Among the many reasons that all legislators should support this simple legislation are allowing the people to vote on their own futures, and forcing the anti-independence tyrants to come to the table for a public debate. Until they can defend their positions in a real debate, all Representatives should move the legislation forward so that the people can vote on whether to divorce DC politicians or whether to continue being increasingly abused .
Below is the blurb written by Deshaies on behalf of the committee, recommending that the full House support their ITL motion and kill the legislation, silencing the people of New Hampshire.
“CACR 32, relating to independence. Providing that the state peaceably declares independence from the United States and proceeds as a sovereign nation. INEXPEDIENT TO LEGISLATE.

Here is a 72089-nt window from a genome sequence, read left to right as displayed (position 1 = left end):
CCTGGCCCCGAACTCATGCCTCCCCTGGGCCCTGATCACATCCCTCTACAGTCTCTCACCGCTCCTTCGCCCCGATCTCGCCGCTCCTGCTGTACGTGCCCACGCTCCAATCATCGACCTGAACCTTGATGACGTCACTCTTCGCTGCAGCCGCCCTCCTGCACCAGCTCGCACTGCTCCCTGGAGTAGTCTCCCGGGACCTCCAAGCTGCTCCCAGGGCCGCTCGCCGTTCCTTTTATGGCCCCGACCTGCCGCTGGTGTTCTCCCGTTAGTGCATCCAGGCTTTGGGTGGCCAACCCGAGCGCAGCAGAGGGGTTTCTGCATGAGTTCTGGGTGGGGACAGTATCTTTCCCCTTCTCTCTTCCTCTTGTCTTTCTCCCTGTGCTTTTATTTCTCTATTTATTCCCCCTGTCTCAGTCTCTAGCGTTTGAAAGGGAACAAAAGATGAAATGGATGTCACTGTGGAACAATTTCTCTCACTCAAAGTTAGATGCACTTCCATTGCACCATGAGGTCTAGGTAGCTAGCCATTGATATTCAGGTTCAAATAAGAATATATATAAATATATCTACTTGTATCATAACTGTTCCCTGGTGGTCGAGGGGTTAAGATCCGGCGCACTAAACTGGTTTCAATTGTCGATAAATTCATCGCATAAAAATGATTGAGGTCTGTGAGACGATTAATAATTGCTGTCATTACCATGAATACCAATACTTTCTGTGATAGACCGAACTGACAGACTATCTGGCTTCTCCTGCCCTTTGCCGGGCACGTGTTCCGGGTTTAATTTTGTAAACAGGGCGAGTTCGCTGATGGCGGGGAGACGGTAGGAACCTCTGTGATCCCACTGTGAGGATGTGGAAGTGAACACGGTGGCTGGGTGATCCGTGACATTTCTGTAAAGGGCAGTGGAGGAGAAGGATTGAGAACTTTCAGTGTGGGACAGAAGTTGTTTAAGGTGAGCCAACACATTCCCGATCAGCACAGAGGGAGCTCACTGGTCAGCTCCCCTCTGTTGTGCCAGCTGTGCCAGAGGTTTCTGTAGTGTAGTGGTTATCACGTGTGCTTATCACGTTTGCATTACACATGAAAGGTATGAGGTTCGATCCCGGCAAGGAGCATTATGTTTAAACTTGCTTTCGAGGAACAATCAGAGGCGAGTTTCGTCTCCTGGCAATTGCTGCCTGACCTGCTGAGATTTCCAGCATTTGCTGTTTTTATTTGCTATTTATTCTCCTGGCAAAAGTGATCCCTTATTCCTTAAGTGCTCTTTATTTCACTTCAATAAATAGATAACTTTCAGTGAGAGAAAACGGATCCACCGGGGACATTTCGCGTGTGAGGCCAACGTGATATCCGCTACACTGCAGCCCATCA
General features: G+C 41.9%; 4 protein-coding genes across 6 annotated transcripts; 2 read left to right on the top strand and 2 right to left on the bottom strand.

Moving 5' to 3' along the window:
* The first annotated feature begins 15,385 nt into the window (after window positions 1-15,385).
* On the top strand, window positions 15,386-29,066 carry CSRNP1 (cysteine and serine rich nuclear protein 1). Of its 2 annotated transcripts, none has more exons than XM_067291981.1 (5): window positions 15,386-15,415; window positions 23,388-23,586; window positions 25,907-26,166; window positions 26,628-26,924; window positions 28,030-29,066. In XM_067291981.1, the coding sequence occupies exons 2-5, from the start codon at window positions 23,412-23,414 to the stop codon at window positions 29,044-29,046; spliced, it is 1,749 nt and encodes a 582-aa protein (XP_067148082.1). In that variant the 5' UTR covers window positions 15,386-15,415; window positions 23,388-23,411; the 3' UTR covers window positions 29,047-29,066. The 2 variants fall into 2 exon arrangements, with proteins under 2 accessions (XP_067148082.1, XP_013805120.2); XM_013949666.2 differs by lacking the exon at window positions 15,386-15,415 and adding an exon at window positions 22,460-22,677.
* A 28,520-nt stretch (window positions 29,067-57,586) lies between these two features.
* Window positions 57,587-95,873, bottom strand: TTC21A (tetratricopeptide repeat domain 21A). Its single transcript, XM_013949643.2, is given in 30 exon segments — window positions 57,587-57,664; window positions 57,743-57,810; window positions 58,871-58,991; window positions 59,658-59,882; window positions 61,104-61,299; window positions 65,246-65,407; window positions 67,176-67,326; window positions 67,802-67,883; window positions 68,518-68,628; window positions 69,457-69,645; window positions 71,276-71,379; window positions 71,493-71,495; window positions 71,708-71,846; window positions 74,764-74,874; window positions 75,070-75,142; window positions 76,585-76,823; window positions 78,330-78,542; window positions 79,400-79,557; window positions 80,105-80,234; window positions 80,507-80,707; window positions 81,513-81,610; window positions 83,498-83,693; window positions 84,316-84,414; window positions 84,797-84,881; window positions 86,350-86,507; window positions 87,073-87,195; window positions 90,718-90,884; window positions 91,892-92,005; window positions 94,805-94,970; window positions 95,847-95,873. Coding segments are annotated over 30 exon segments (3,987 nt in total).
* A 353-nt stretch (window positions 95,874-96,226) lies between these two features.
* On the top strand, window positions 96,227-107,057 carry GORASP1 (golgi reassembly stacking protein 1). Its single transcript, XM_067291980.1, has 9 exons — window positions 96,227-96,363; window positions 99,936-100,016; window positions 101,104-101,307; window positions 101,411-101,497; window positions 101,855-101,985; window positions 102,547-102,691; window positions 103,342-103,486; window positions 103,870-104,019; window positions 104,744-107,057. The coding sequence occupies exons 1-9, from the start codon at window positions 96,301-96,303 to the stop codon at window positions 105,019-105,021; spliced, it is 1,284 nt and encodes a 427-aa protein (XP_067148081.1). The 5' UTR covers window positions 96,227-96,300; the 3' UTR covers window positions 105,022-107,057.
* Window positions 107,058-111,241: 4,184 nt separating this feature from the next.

Rep. Brodie Deshaies for State-Federal Relations and Veterans Affairs. The committee believes that articles of secession are unconstitutional and therefore impossible. Any attempt to make NH a “sovereign nation” only purports to do so and is illegitimate. There are three main arguments the committee heard. The first legal argument why states cannot secede from the union is reasonably understandable. The federal government is the only legitimate power to admit new states and to extend or retract territorial boundaries. Nowhere in our US Constitution does it allow the federal government to permit any state to secede, let alone for any state to decide unilaterally. Our constitution is quite clear on this issue (see Article IV, Section 3). No state constitution has ever suggested that states hold this power. Constitutions are implicit contracts with citizens that grant governments specific powers. With no power explicitly given allowing secession, no state can ever secede. Another argument lies in the US Supreme Court decision in Texas v. White (1869). In the court’s majority decision, Chief Justice Salmon P. Chase explained that the union began during the Revolutionary War amongst the colonies. In his decision, he writes, the union “was confirmed and strengthened… and received definite form and character and sanction from the Articles of Confederation… [and] by these, the Union was solemnly declared to be perpetual.” Justice Chase then says that our current Constitution was “ordained to form a more perfect Union,” which intended to convey the idea of indissoluble unity….” Therefore, the union can never be dissolved. Our form of government and Constitution is predicated upon the union’s “perpetual” existence. Without this “perpetual” existence, we would be throwing away the union, and with it, the US Constitution. The last constitutional argument is straightforward. It does not matter whether or not secession is illegal. What matters is that the union beat the confederacy in the Civil War. Once this happened, the illegality of unilateral secession was de facto established. The legality of secession was answered at Appomattox Court House in 1865 with the conclusion of the Civil War. It also means the repercussions for attempting unilateral secession have been decided too. The federal government must punish states and their leaders who try to secede. Which leads us to another question: can state leaders introduce or vote for articles of secession? This is currently an open question and the NH General Court would decide the answer. Nonetheless, the 14th Amendment, Article III, is very clear: “No State Legislator shall engage in rebellion against the Constitution.” Voting for NH’s proposed articles of secession could be determined by the NH House as rebellion against the US Constitution. It could be casting a vote to rebel against the union and, therefore, the same constitution establishing the perpetual union. Voting for CACR32 is not voting for a referendum. NH does not have referendum. We encourage fellow lawmakers to reject NH’s articles of secession and protect constitutional government. Not only is CACR32 logistically and constitutionally impossible, but NH’s articles of secession may require enforcement of the 14th Amendment by the NH House. Vote 21-0.”